Barbara Van Reed
Conventional wisdom says that local political campaigning doesn’t begin in earnest until after Labor Day. But while it may not have been in high gear so far, there has been plenty of campaigning going on.
The primary election was last Thursday, rather than on the usual Tuesday, which could have thrown some people off, but voter turnout was expected to be low in any case-- as there were very few contests in the local primaries (The only contests are on the Democratic side, where incumbent Congressman Richard E. Neal was challenged in the newly drawn First Congressional District and incumbent James B. McGovern in the new Second Congressional District. On the Republican side, there was not a single challenger for any position. While Republicans could vote to show support for their candidates, they did not have any choices to make).
While local candidates for state representative did not have any challengers in the primaries, they do in the November election, and they've been campaigning hard.
In a change for local towns, candidates for state representative and US Congress will be different for Dudley than for Webster and Oxford. State and federal redistricting last year means that Dudley is now part of the 6th Worcester District, where Republican Peter J. Durant (R-Spencer) is being challenged by Democrat Kathleen Walker. The district also includes two precincts in Charlton, one in Spencer, and all of Southbridge.
Webster and two precincts in Oxford stay in the new 18th Worcester District, which now includes Douglas and Sutton. Republican Ryan Fattman (R-Sutton) and Democrat Donald Bourque are vying for that position.
None of the candidates for state representative have a challenger of their own party in the primaries.
But there will be actual contests in these towns in November, and the candidates have been actively campaigning right along. The incumbents, Peter Durant and Ryan Fattman, have been working the new towns since the day the redistricting was announced last October, even though it will not go into effect until after the November election, in January 2013. Neither has missed a beat making appearances in Dudley and Webster and familiarizing themselves with town parties, officials, and residents. One Webster resident told me last week that Ryan Fattman has been to his house three times.
Mr. Fattman’s Democratic challenger, Don Bourque, who is chairman of the Webster Board of Selectmen, made campaign headlines last week because he sponsored an Emergency Appreciation Day at the 200 Sportsmen Club for fire department personnel in the district last month. It seems Republicans were unhappy with that gesture, and brought it to the attention of the Oxford and Douglas selectmen, who then summoned their fire chiefs to explain their departments’ participation.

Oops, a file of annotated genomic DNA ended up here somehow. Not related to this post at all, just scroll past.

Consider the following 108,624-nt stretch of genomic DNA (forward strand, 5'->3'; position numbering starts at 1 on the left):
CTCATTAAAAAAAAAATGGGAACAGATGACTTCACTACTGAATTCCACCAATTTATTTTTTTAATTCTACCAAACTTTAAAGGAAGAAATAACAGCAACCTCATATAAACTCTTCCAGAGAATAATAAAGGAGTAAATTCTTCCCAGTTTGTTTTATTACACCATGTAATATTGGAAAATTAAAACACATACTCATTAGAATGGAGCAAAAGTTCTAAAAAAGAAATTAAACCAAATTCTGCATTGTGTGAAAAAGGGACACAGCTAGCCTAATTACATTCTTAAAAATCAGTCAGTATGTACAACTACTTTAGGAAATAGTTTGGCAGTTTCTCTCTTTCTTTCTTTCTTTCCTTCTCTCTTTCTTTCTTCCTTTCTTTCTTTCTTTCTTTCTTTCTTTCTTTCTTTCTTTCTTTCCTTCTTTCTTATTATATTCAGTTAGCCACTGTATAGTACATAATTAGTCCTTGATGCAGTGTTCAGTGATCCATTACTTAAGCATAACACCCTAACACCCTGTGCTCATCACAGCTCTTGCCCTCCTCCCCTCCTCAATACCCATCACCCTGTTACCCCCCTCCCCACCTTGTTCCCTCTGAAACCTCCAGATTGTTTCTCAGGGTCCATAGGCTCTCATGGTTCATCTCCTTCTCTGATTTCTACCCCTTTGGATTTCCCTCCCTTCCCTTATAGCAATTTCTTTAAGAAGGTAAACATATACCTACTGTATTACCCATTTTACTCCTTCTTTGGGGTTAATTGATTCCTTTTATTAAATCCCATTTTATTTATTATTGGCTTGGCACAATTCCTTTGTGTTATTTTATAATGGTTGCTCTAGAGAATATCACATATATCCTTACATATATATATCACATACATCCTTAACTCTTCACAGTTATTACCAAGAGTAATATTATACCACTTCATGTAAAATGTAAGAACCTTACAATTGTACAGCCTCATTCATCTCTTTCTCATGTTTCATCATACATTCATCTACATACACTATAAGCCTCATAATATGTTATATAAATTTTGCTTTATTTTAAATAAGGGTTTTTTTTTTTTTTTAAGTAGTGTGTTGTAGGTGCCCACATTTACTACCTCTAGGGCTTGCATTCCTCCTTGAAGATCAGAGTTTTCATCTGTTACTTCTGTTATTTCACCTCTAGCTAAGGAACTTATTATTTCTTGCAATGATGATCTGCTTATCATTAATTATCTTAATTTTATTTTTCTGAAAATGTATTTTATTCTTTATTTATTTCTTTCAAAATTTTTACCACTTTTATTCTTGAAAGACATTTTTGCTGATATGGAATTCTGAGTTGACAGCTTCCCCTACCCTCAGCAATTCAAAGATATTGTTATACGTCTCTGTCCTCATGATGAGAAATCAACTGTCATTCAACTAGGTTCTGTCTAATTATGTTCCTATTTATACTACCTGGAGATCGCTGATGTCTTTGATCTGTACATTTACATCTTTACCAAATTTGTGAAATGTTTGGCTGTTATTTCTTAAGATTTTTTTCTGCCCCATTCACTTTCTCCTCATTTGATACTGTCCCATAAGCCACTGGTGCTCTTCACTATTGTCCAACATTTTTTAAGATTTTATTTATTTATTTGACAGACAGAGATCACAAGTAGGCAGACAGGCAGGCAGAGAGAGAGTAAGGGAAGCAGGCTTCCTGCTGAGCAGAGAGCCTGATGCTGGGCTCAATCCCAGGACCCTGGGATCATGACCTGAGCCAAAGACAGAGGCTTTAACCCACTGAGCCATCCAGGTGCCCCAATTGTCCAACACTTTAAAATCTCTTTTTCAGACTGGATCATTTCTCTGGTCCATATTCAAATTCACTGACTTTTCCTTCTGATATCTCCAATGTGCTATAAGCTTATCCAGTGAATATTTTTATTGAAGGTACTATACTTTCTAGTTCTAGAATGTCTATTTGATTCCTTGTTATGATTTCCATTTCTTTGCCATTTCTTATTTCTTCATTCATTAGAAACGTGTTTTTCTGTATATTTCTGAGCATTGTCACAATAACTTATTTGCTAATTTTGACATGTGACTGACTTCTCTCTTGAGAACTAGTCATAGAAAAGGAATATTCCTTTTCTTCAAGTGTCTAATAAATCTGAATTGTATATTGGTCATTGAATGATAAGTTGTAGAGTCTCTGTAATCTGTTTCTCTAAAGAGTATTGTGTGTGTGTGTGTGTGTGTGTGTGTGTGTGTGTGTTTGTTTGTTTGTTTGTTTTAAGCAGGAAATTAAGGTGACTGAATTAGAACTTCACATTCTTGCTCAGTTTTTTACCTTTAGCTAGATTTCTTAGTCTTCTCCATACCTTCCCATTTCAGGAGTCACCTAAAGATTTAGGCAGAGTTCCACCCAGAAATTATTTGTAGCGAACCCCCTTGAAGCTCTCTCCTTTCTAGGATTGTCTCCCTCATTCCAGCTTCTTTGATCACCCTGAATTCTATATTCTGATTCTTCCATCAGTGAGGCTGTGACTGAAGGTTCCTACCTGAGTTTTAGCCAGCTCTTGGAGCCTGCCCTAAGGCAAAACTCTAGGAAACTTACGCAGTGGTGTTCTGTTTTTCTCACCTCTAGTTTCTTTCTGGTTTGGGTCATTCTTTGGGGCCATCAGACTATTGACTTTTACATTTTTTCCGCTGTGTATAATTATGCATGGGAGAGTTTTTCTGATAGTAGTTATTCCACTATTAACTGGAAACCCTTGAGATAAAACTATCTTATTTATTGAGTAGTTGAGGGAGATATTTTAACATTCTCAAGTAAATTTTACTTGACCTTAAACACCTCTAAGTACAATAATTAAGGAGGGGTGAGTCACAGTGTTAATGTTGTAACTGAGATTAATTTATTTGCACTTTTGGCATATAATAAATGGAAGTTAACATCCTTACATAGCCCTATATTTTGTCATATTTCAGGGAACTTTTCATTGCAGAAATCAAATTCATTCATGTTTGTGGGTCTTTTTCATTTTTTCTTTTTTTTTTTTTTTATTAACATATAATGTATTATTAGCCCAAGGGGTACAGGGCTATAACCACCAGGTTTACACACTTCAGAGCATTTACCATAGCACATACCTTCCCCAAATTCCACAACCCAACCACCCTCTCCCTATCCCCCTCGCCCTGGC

We are not going to take a position as to whether the event was appropriate or not, but it does seem to be an issue of party politics. Mr. Bourque said the event was not a fundraiser, and there was no intention to mislead anyone as to its nature. It was clearly stated in the invitation that the Committee to Elect Don Bourque was the host. “This thing cost me $900, $300 to rent the Sportsmen’s Club and $600 for food. And you can publish that,” he told us.
For state senate, Richard T. Moore will continue to represent all three towns. He has no challengers in the primary, and there are no Republicans running for the position.
Moving back to the federal side, Dudley is now part of the First Congressional District, while Webster and Oxford are in the Second. Democrat Richard E. Neal (D-Springfield) will continue to represent Dudley if he is wins the primary tomorrow, in which he has two challengers. There is no Republican on the primary ballot, so whoever wins the primary will win the election.
Webster and Dudley remain part of the Second Congressional District, in which Democrat James B. McGovern is the incumbent. He is being challenged in the Democratic primary by William Feegbeh.There is no Republican on the primary ballot. Again, whoever wins the primary will be the winner.
On the face of it, it would seem Mr. McGovern wouldn’t have to worry too much about his challenger. Mr. Feegbeh is a relative unknown who has never been elected to public office, has no staff, and no funding. In an interview with Mr. Feegbeh in July, we wrote that he has a sincere interest in politics and concern for educational and housing opportunities, but little in the way of demonstrated ability to effect change.
Mr. McGovern is campaigning, nevertheless. He has made 175 stops in the new district to get to know it, visiting Webster in April and Oxford just last month.
Mr. McGovern is running for his ninth term in Congress. He is the second-ranking member on the House Rules Committee and a member of the House Agricultural committee. He recently sponsored a constitutional amendment to overturn the Citizens United decision by the Supreme Court, which has allowed huge inflows of corporate money to sway elections.
Former state senator Louis Bertonazzi has challenged voters to turn out and demonstrate that their community votes. Last week's primary had its somewhat predictable results, but there's much more to vote for in November.
- Wednesday, 05 September 2012
- Posted in Categories: : Letter From the Editor